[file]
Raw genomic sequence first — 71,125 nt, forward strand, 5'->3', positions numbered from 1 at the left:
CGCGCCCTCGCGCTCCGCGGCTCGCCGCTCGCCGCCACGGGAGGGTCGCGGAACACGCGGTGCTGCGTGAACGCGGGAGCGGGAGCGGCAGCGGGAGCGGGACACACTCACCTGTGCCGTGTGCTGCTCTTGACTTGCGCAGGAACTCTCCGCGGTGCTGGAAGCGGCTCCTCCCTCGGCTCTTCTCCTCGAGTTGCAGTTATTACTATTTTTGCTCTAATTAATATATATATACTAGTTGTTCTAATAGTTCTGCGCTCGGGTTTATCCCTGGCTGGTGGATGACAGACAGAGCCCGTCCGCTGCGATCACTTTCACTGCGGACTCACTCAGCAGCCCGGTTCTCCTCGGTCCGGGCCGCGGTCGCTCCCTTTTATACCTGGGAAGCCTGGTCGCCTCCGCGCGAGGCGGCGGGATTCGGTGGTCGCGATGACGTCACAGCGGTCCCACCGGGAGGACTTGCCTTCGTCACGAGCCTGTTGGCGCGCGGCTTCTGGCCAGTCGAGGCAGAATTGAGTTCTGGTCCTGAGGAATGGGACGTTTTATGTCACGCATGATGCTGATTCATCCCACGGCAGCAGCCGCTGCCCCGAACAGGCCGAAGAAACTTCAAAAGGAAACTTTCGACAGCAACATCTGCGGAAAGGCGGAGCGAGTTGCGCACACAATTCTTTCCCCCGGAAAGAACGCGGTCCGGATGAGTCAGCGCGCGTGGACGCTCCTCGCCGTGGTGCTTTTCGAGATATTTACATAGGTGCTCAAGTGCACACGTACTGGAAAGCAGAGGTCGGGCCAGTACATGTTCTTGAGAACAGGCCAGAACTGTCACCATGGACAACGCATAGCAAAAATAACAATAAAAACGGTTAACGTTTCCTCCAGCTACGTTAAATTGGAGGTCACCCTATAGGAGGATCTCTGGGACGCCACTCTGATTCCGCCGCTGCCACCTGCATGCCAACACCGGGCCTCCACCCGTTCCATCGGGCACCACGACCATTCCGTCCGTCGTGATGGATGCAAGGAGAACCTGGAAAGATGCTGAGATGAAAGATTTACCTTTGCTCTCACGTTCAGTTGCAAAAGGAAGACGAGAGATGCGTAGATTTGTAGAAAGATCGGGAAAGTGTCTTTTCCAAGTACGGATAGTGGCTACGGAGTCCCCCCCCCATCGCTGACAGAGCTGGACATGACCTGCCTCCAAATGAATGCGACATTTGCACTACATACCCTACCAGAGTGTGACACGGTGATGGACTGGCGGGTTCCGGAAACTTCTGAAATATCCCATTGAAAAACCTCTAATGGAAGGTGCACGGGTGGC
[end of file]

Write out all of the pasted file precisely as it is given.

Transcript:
Raw genomic sequence first — 71,125 nt, forward strand, 5'->3', positions numbered from 1 at the left:
CGCGCCCTCGCGCTCCGCGGCTCGCCGCTCGCCGCCACGGGAGGGTCGCGGAACACGCGGTGCTGCGTGAACGCGGGAGCGGGAGCGGCAGCGGGAGCGGGACACACTCACCTGTGCCGTGTGCTGCTCTTGACTTGCGCAGGAACTCTCCGCGGTGCTGGAAGCGGCTCCTCCCTCGGCTCTTCTCCTCGAGTTGCAGTTATTACTATTTTTGCTCTAATTAATATATATATACTAGTTGTTCTAATAGTTCTGCGCTCGGGTTTATCCCTGGCTGGTGGATGACAGACAGAGCCCGTCCGCTGCGATCACTTTCACTGCGGACTCACTCAGCAGCCCGGTTCTCCTCGGTCCGGGCCGCGGTCGCTCCCTTTTATACCTGGGAAGCCTGGTCGCCTCCGCGCGAGGCGGCGGGATTCGGTGGTCGCGATGACGTCACAGCGGTCCCACCGGGAGGACTTGCCTTCGTCACGAGCCTGTTGGCGCGCGGCTTCTGGCCAGTCGAGGCAGAATTGAGTTCTGGTCCTGAGGAATGGGACGTTTTATGTCACGCATGATGCTGATTCATCCCACGGCAGCAGCCGCTGCCCCGAACAGGCCGAAGAAACTTCAAAAGGAAACTTTCGACAGCAACATCTGCGGAAAGGCGGAGCGAGTTGCGCACACAATTCTTTCCCCCGGAAAGAACGCGGTCCGGATGAGTCAGCGCGCGTGGACGCTCCTCGCCGTGGTGCTTTTCGAGATATTTACATAGGTGCTCAAGTGCACACGTACTGGAAAGCAGAGGTCGGGCCAGTACATGTTCTTGAGAACAGGCCAGAACTGTCACCATGGACAACGCATAGCAAAAATAACAATAAAAACGGTTAACGTTTCCTCCAGCTACGTTAAATTGGAGGTCACCCTATAGGAGGATCTCTGGGACGCCACTCTGATTCCGCCGCTGCCACCTGCATGCCAACACCGGGCCTCCACCCGTTCCATCGGGCACCACGACCATTCCGTCCGTCGTGATGGATGCAAGGAGAACCTGGAAAGATGCTGAGATGAAAGATTTACCTTTGCTCTCACGTTCAGTTGCAAAAGGAAGACGAGAGATGCGTAGATTTGTAGAAAGATCGGGAAAGTGTCTTTTCCAAGTACGGATAGTGGCTACGGAGTCCCCCCCCCATCGCTGACAGAGCTGGACATGACCTGCCTCCAAATGAATGCGACATTTGCACTACATACCCTACCAGAGTGTGACACGGTGATGGACTGGCGGGTTCCGGAAACTTCTGAAATATCCCATTGAAAAACCTCTAATGGAAGGTGCACGGGTGGC